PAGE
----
Appeal, No. 369, Oct. T., 1962, from judgment of Court of Common Pleas of Lehigh County, April T., 1960, No. 54, in case of H. Edward Todd, Jr. v. Joseph H. Talatta. Judgment reversed.
John P. Thomas, with him Walker & Walker, for appellant.
William E. Schantz, with him Snyder, Wert, Wilcox, Frederick & Doll, for appellee.
Before Rhodes, P.j., Ervin, Wright, Woodside, Watkins, Montgomery, and Flood, JJ.
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The question here is whether the plaintiff was guilty of contributory negligence as a matter of law. Since the court below gave judgment for the defendant notwithstanding the jury's verdict for the plaintiff, we must view the evidence most favorably to the plaintiff in determining whether the verdict was properly set aside.
The plaintiff's testimony is that he was driving south on Kearney Street in the City of Allentown and, while crossing Livingston Street, which is twenty-two to twenty-five feet wide, he was struck by the defendant's car coming east on Livingston Street. About two-thirds of the width of the defendant's car and the actual point of impact were in the westbound lane of Livingston Street, so that the defendant's negligence clearly appears under the plaintiff's testimony.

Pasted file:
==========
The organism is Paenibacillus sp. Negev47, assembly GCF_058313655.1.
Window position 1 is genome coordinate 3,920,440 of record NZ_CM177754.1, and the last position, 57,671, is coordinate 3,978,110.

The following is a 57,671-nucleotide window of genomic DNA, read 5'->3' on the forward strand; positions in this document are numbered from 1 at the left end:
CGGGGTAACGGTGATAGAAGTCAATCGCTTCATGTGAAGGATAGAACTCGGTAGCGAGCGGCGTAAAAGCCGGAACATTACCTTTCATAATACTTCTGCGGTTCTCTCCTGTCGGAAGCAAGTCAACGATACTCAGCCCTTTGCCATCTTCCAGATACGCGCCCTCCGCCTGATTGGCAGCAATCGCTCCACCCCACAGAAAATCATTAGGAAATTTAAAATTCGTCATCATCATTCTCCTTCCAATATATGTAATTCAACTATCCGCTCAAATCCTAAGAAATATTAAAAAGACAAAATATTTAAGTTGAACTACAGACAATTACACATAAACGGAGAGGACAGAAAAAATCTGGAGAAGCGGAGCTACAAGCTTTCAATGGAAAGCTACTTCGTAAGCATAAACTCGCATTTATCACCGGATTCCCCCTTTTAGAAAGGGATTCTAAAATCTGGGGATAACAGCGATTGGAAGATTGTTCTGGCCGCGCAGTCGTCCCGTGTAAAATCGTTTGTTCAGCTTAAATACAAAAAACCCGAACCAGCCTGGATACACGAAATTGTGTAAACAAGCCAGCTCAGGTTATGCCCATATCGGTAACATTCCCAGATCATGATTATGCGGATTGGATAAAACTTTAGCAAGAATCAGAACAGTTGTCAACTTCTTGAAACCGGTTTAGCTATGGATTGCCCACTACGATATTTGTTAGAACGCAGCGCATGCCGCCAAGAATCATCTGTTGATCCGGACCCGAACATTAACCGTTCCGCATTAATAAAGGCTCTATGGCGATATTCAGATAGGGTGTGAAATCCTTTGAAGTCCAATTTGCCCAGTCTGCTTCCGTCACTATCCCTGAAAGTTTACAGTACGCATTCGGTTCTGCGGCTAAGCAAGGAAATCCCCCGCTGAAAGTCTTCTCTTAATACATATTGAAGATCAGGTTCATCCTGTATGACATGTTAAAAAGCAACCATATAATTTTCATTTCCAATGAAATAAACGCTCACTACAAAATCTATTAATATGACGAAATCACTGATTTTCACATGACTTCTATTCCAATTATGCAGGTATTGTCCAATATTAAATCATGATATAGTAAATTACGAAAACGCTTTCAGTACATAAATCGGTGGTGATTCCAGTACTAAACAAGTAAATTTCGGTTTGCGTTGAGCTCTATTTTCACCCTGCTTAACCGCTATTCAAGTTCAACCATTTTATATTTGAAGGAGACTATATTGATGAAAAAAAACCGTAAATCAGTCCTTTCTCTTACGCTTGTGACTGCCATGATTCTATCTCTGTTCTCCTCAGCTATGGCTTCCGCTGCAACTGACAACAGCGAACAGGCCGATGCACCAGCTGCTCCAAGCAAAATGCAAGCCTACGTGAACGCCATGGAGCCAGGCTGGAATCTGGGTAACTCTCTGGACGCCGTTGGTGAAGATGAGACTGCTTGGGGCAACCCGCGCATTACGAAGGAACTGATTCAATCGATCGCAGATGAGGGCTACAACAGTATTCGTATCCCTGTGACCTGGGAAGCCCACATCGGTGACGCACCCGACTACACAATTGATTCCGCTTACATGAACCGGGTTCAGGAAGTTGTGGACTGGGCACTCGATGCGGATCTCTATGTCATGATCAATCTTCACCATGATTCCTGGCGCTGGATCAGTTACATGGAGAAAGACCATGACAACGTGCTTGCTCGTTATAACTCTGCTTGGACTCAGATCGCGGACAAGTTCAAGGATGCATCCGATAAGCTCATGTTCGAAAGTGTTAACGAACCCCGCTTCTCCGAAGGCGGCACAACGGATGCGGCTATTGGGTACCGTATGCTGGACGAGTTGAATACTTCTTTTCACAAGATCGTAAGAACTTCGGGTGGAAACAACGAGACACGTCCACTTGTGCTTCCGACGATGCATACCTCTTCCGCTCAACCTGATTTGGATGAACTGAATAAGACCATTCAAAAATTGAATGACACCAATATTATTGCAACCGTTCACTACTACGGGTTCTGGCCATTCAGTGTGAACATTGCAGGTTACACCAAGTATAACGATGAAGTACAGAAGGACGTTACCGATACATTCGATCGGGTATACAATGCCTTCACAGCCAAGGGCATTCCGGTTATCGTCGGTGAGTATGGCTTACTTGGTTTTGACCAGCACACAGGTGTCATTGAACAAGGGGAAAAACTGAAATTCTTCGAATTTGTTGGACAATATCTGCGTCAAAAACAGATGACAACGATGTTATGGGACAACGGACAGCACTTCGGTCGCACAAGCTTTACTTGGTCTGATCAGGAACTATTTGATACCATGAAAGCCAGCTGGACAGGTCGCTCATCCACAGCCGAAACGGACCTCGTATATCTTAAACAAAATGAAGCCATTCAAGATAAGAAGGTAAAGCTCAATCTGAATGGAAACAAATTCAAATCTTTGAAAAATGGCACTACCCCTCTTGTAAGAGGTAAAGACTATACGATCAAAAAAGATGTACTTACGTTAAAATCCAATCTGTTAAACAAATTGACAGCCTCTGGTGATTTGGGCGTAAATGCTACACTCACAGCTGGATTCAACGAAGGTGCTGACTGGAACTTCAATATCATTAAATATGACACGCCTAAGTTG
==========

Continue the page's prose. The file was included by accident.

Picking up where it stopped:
As to the plaintiff's conduct, his testimony was that he was going 15 to 20 miles per hour as he approached
[ 200 Pa. Super. Page 344]
the intersection. When he was about forty feet from the intersection and could see traffic conditions to his right for a distance of approximately one hundred feet, he looked to his right and saw nothing. He then directed his attention to his left, where his vision was partially obscured, and again looked back to the right when he was about even with the curbline. At that time he had removed his foot from the gas pedal and had slowed down to 10 miles per hour. He then saw the defendant's car thirty-five to forty feet away approaching in the westbound lane of Livingston Street. The plaintiff swerved to the left and applied his brakes. He never passed the middle of the intersection. When the impact occurred the front of his car was about twelve feet south of the north curbline of Livingston Street and had not yet reached the center of the intersection. On cross-examination the plaintiff said that at the time of the impact his car was "equivalent to stopped or almost stopped ... It's hard to determine whether it was moving or ... stopped." The defendant was going at least thirty-five miles per hour at the time of impact. The plaintiff further testified on cross-examination that from the time he put his foot on the brake to the time when the impact occurred he traveled approximately twelve feet and the defendant traveled forty feet.
In holding the plaintiff guilty of contributory negligence as a matter of law the court below relied upon the familiar rule that when two vehicles approach an intersection at approximately the same time it is the duty of the driver on the left to yield the right of way (Pugh v. Ludwig, 409 Pa. 517, 186 A.2d 911 (2) (1963), McMillan v. Mor Heat Oil and Equipment Co., Inc., 174 Pa. Superior Ct. 308, 101 A.2d 413 (1953)), and the equally familiar rule that, even if he has ...